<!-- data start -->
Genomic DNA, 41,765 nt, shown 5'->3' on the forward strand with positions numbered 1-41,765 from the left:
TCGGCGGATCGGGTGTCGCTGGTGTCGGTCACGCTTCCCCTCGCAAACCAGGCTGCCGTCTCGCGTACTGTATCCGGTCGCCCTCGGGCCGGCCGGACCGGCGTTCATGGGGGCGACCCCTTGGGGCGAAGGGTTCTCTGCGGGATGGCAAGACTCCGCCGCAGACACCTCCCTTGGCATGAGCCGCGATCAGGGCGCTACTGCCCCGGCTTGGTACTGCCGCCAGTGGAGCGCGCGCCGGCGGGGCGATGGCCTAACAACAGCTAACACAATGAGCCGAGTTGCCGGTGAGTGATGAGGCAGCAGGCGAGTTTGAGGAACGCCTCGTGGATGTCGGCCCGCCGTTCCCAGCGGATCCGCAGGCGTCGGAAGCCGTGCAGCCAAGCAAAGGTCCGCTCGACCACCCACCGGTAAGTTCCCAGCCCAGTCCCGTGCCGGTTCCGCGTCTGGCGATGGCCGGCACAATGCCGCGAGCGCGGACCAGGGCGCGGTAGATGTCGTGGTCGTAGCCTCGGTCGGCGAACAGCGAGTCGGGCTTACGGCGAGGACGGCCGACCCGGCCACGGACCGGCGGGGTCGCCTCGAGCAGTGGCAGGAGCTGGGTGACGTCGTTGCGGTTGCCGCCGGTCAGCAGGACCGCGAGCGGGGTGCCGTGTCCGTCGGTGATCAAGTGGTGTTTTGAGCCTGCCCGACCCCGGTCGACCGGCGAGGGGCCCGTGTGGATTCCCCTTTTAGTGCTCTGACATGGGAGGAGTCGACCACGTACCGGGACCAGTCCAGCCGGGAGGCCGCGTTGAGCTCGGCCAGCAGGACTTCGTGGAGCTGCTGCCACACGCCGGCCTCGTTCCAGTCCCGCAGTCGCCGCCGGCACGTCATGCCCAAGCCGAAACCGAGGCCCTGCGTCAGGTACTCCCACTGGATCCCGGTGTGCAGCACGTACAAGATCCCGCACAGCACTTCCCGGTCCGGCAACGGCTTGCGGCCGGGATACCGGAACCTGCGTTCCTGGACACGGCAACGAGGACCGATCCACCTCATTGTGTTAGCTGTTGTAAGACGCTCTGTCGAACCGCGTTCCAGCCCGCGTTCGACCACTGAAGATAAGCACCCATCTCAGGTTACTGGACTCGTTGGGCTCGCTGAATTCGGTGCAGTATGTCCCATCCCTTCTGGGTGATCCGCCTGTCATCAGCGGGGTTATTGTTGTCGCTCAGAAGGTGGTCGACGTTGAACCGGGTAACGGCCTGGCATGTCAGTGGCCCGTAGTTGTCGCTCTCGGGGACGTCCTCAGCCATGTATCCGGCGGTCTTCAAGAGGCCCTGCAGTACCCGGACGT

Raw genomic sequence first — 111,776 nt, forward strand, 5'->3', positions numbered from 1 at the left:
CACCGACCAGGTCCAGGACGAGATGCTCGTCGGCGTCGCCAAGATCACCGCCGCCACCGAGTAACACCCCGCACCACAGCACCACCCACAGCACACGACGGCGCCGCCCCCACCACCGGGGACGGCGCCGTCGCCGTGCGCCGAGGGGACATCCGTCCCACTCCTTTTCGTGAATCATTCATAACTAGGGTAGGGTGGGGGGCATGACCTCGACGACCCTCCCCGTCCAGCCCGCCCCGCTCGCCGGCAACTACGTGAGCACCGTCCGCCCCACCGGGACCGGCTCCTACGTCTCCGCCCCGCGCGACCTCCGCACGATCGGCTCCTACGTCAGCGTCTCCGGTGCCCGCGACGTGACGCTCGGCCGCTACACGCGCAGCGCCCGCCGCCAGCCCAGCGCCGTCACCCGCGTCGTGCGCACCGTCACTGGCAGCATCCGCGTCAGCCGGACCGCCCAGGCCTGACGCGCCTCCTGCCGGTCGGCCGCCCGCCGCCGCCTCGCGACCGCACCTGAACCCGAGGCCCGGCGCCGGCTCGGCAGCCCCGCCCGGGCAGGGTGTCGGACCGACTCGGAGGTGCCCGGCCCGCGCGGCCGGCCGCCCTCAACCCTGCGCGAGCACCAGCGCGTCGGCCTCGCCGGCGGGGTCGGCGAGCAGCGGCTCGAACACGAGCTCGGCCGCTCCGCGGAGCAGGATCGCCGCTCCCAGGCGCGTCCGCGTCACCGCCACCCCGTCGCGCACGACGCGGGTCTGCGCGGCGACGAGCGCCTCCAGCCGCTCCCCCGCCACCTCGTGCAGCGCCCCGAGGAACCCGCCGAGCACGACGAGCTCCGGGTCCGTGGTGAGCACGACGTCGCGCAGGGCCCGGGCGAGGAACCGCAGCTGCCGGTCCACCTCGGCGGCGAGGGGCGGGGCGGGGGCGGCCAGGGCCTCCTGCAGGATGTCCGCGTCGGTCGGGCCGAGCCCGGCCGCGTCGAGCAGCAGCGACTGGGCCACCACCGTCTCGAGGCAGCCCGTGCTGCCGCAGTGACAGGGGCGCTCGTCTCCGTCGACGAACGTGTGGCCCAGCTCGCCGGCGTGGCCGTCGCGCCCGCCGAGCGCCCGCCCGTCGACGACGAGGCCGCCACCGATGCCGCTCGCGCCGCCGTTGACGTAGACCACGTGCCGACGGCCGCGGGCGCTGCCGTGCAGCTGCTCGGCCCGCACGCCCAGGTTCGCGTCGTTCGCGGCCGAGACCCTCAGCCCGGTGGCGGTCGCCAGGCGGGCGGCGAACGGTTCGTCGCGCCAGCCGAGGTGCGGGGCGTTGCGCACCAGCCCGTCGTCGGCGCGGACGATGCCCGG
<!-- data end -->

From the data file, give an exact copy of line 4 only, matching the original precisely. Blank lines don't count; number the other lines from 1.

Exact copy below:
CACCGACCAGGTCCAGGACGAGATGCTCGTCGGCGTCGCCAAGATCACCGCCGCCACCGAGTAACACCCCGCACCACAGCACCACCCACAGCACACGACGGCGCCGCCCCCACCACCGGGGACGGCGCCGTCGCCGTGCGCCGAGGGGACATCCGTCCCACTCCTTTTCGTGAATCATTCATAACTAGGGTAGGGTGGGGGGCATGACCTCGACGACCCTCCCCGTCCAGCCCGCCCCGCTCGCCGGCAACTACGTGAGCACCGTCCGCCCCACCGGGACCGGCTCCTACGTCTCCGCCCCGCGCGACCTCCGCACGATCGGCTCCTACGTCAGCGTCTCCGGTGCCCGCGACGTGACGCTCGGCCGCTACACGCGCAGCGCCCGCCGCCAGCCCAGCGCCGTCACCCGCGTCGTGCGCACCGTCACTGGCAGCATCCGCGTCAGCCGGACCGCCCAGGCCTGACGCGCCTCCTGCCGGTCGGCCGCCCGCCGCCGCCTCGCGACCGCACCTGAACCCGAGGCCCGGCGCCGGCTCGGCAGCCCCGCCCGGGCAGGGTGTCGGACCGACTCGGAGGTGCCCGGCCCGCGCGGCCGGCCGCCCTCAACCCTGCGCGAGCACCAGCGCGTCGGCCTCGCCGGCGGGGTCGGCGAGCAGCGGCTCGAACACGAGCTCGGCCGCTCCGCGGAGCAGGATCGCCGCTCCCAGGCGCGTCCGCGTCACCGCCACCCCGTCGCGCACGACGCGGGTCTGCGCGGCGACGAGCGCCTCCAGCCGCTCCCCCGCCACCTCGTGCAGCGCCCCGAGGAACCCGCCGAGCACGACGAGCTCCGGGTCCGTGGTGAGCACGACGTCGCGCAGGGCCCGGGCGAGGAACCGCAGCTGCCGGTCCACCTCGGCGGCGAGGGGCGGGGCGGGGGCGGCCAGGGCCTCCTGCAGGATGTCCGCGTCGGTCGGGCCGAGCCCGGCCGCGTCGAGCAGCAGCGACTGGGCCACCACCGTCTCGAGGCAGCCCGTGCTGCCGCAGTGACAGGGGCGCTCGTCTCCGTCGACGAACGTGTGGCCCAGCTCGCCGGCGTGGCCGTCGCGCCCGCCGAGCGCCCGCCCGTCGACGACGAGGCCGCCACCGATGCCGCTCGCGCCGCCGTTGACGTAGACCACGTGCCGACGGCCGCGGGCGCTGCCGTGCAGCTGCTCGGCCCGCACGCCCAGGTTCGCGTCGTTCGCGGCCGAGACCCTCAGCCCGGTGGCGGTCGCCAGGCGGGCGGCGAACGGTTCGTCGCGCCAGCCGAGGTGCGGGGCGTTGCGCACCAGCCCGTCGTCGGCGCGGACGATGCCCGG